Implementation of a problem: example

This page will explain briefly what is going on in CEPS when running a simulation. This will be illustrated with the modonomain problem, for which the source files are

and for the abstract classes:

Initialization of monodomain problem

Let's take a closer look at this line of code:

// in src/applications/monodomain.cpp

There are actually a lot of things happening when this method is called.

CardiacProblem::setupWithInputFile() is a method that will extract all needed data in a input file by associating keywords and values to actual meaningful parameters for the problem p and the geometry g. After reading the parameters, all structures will be set accordingly.

The source code of this method looks like this:

// in src/cardiac/problem/CardiacProblem.cpp : readParameters
// First read generic parameters of PDE
// Then cardiac specific parameters

These two call will fill the instances of PdeParameters and CardiacParameters to read their respective contents. PdeParameters contains parameters that are common to all PDE problem (start time, end time, time step, output controls, etc). CardiacParameters contains parameters specific to ... cardiac applications ! (Incredible!)

Then in the call to initializeWithParameters :

// in src/cardiac/problem/CardiacProblem.cpp : initializeWithParameters
this->initializeTissue(); // finite elements are created in initDomain
// we call setPdeTimes before initializePdeSolver because
// in the constructor of MonodomainSolver calls getPdeTimeStep
// default ode time step is pde time step. Be aware that this is dangerous!

All main structures are set using the previously read parameters. Not that all of these methods are virtual, and can thus be redefined in derived classes. Let's go into details for the geometrical domain.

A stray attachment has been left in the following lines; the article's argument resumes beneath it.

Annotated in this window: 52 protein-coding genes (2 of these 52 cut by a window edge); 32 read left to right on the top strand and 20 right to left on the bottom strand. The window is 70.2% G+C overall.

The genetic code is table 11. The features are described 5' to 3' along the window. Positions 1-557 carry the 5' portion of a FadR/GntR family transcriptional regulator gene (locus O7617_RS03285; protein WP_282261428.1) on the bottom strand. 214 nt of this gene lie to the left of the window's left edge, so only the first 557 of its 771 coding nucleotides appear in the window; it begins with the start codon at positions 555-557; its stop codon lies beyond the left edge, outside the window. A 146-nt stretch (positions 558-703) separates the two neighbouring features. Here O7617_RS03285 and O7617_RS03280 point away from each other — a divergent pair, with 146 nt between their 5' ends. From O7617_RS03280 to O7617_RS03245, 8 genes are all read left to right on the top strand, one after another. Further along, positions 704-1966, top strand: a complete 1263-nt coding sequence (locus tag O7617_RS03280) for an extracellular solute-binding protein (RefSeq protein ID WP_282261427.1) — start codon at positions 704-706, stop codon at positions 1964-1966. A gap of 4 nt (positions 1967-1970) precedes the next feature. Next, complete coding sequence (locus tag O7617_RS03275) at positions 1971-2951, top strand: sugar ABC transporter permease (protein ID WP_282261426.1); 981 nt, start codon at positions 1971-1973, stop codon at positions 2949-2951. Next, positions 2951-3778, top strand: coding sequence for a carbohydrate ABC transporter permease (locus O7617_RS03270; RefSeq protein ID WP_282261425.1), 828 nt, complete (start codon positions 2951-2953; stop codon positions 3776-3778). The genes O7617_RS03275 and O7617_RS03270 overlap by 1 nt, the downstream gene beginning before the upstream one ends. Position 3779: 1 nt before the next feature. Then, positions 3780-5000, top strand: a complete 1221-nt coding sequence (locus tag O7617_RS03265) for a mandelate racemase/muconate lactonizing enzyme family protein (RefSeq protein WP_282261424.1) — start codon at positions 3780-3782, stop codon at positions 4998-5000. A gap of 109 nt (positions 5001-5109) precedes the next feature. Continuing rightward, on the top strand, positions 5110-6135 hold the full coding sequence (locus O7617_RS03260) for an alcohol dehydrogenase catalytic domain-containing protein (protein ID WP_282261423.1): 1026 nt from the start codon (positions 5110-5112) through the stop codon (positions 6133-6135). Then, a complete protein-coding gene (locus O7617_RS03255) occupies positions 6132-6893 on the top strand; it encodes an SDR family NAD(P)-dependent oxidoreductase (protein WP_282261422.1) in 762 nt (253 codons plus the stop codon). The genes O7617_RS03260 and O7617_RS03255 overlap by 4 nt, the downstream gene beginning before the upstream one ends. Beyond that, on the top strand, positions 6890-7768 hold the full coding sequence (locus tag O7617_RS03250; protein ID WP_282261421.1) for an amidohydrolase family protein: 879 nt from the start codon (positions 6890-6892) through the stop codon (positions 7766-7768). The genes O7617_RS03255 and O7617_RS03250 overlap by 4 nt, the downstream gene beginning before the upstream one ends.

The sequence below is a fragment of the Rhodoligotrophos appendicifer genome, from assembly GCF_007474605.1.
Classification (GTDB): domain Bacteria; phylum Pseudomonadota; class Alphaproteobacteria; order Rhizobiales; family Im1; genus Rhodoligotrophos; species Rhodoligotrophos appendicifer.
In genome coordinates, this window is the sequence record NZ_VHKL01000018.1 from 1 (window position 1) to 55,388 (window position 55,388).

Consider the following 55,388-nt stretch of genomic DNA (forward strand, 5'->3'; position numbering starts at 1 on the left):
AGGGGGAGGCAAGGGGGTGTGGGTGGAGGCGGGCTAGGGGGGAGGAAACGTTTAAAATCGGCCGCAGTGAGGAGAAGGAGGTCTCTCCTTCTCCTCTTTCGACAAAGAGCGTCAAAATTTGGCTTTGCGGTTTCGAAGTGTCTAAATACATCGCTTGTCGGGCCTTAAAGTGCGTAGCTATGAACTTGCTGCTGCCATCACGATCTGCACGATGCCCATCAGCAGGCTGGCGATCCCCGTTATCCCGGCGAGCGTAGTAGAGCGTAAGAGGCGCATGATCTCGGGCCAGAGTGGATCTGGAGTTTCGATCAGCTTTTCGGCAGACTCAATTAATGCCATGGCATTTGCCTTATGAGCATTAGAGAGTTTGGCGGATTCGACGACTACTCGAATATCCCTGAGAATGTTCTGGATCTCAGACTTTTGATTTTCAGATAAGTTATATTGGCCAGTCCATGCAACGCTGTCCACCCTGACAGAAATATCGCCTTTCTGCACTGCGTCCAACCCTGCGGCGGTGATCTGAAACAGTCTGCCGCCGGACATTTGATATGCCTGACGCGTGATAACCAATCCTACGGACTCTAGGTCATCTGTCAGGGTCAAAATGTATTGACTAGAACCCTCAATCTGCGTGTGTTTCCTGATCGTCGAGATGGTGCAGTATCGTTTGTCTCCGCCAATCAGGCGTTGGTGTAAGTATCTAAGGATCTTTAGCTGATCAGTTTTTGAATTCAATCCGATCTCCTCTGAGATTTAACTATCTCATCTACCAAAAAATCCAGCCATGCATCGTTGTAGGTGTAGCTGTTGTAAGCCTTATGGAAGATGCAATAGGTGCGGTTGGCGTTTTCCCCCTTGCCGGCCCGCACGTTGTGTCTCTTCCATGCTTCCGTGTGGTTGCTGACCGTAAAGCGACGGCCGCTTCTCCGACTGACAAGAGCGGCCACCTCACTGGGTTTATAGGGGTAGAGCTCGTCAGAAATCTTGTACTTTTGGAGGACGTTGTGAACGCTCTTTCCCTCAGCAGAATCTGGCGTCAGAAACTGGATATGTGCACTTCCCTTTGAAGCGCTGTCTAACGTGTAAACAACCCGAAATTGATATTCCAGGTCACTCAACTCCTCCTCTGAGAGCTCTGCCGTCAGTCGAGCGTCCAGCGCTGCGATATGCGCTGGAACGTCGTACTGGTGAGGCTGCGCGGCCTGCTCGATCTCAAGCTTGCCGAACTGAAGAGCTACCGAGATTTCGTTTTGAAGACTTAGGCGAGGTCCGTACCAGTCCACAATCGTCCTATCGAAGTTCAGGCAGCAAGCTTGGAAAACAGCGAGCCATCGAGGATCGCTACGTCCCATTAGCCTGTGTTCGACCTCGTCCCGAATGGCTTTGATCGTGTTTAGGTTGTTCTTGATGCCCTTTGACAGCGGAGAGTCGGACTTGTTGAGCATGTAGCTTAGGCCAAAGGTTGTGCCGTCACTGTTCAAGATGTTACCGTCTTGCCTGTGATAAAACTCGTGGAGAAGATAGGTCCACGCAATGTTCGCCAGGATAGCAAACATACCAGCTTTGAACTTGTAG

Initialization of simulation domain

// in pde/problem/AbstractPdeProblem.cpp : initializeDomain
for (uint_t d=1;d<=3;d++)
for (const auto& e : m_parameters->getMeshesOfDim(d))
uint32_t uint_t
we make sure ints are 32 bits
Definition: CepsTypes.hpp:101

The Geometry g, which was previously instanciated in the main function, holds all simplices and points of the domain. Then, each linear, surfacic and volumic mesh given in the input file are added to this domain.

// in pde/problem/AbstractPdeProblem.cpp : initializeDomain

Here the partitioning method is retrieved from the read parameters, and partitioning occurs. After partitioning, the finite elements are created using the geometry:

// in pde/problem/AbstractPdeProblem.cpp : initializeDomain
this->m_fe = new FiniteElements(g,m_parameters->getFEType());
Holds all finite elements corresponding to each geometrical element.
Definition: FiniteElements.hpp:54

The FiniteElements structure holds any additional node to those of the geometry (for example, when P2 elements are used). Each finite element is then just a collection of pointers to a geometrical element, additional nodes, base functions and quadrature formula.

In a nutshell

We just showed how the domain is initialized. Cardiac tissue, ionic models, numerical solver and more are initialized in the same way.

Let's wrap this up.

  • An input file specifies simulation parameters, using key-value pairs
  • In the main file, the user instanciates the monodomain problem class
  • The problem then:
    • instanciates several parameter classes to parse and store these parameters
    • initializes its data structures with those stored parameters

This closes the part on the initialization of the monodomain problem. The next section will focus on running the simulation.

Running the simulation

Let's go back to the main program. After the problem is set up, the virtual method CardiacProblem::run() is called

// in src/applications/Monodomain.cpp

This method is responsible for:

  • setting the initial condition
  • asking the numerical solver to solve the equation
// in src/cardiac/problem/CardiacProblem.cpp : run